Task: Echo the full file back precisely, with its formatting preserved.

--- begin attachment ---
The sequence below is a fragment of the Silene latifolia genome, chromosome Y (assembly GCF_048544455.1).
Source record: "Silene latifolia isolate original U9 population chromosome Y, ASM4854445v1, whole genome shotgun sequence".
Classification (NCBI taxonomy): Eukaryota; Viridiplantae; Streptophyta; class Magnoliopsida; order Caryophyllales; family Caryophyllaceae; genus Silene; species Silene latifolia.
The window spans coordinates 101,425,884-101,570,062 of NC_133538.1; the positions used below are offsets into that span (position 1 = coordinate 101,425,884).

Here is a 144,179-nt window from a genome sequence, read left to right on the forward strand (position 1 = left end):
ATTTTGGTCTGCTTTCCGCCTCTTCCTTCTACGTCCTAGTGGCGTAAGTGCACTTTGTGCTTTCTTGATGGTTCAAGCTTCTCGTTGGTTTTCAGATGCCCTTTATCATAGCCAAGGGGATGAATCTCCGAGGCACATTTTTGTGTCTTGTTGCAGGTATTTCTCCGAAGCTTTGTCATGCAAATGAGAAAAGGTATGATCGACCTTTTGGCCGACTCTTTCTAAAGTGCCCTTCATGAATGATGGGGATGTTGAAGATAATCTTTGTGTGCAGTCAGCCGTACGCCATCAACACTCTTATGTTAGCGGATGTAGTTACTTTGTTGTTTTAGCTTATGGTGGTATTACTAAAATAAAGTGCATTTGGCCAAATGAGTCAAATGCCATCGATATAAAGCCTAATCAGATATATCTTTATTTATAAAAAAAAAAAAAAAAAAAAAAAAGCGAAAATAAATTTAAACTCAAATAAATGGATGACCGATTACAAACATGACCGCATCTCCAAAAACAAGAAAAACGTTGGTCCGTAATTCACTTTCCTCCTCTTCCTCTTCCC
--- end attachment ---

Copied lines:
The sequence below is a fragment of the Silene latifolia genome, chromosome Y (assembly GCF_048544455.1).
Source record: "Silene latifolia isolate original U9 population chromosome Y, ASM4854445v1, whole genome shotgun sequence".
Classification (NCBI taxonomy): Eukaryota; Viridiplantae; Streptophyta; class Magnoliopsida; order Caryophyllales; family Caryophyllaceae; genus Silene; species Silene latifolia.
The window spans coordinates 101,425,884-101,570,062 of NC_133538.1; the positions used below are offsets into that span (position 1 = coordinate 101,425,884).

Here is a 144,179-nt window from a genome sequence, read left to right on the forward strand (position 1 = left end):
ATTTTGGTCTGCTTTCCGCCTCTTCCTTCTACGTCCTAGTGGCGTAAGTGCACTTTGTGCTTTCTTGATGGTTCAAGCTTCTCGTTGGTTTTCAGATGCCCTTTATCATAGCCAAGGGGATGAATCTCCGAGGCACATTTTTGTGTCTTGTTGCAGGTATTTCTCCGAAGCTTTGTCATGCAAATGAGAAAAGGTATGATCGACCTTTTGGCCGACTCTTTCTAAAGTGCCCTTCATGAATGATGGGGATGTTGAAGATAATCTTTGTGTGCAGTCAGCCGTACGCCATCAACACTCTTATGTTAGCGGATGTAGTTACTTTGTTGTTTTAGCTTATGGTGGTATTACTAAAATAAAGTGCATTTGGCCAAATGAGTCAAATGCCATCGATATAAAGCCTAATCAGATATATCTTTATTTATAAAAAAAAAAAAAAAAAAAAAAAAGCGAAAATAAATTTAAACTCAAATAAATGGATGACCGATTACAAACATGACCGCATCTCCAAAAACAAGAAAAACGTTGGTCCGTAATTCACTTTCCTCCTCTTCCTCTTCCC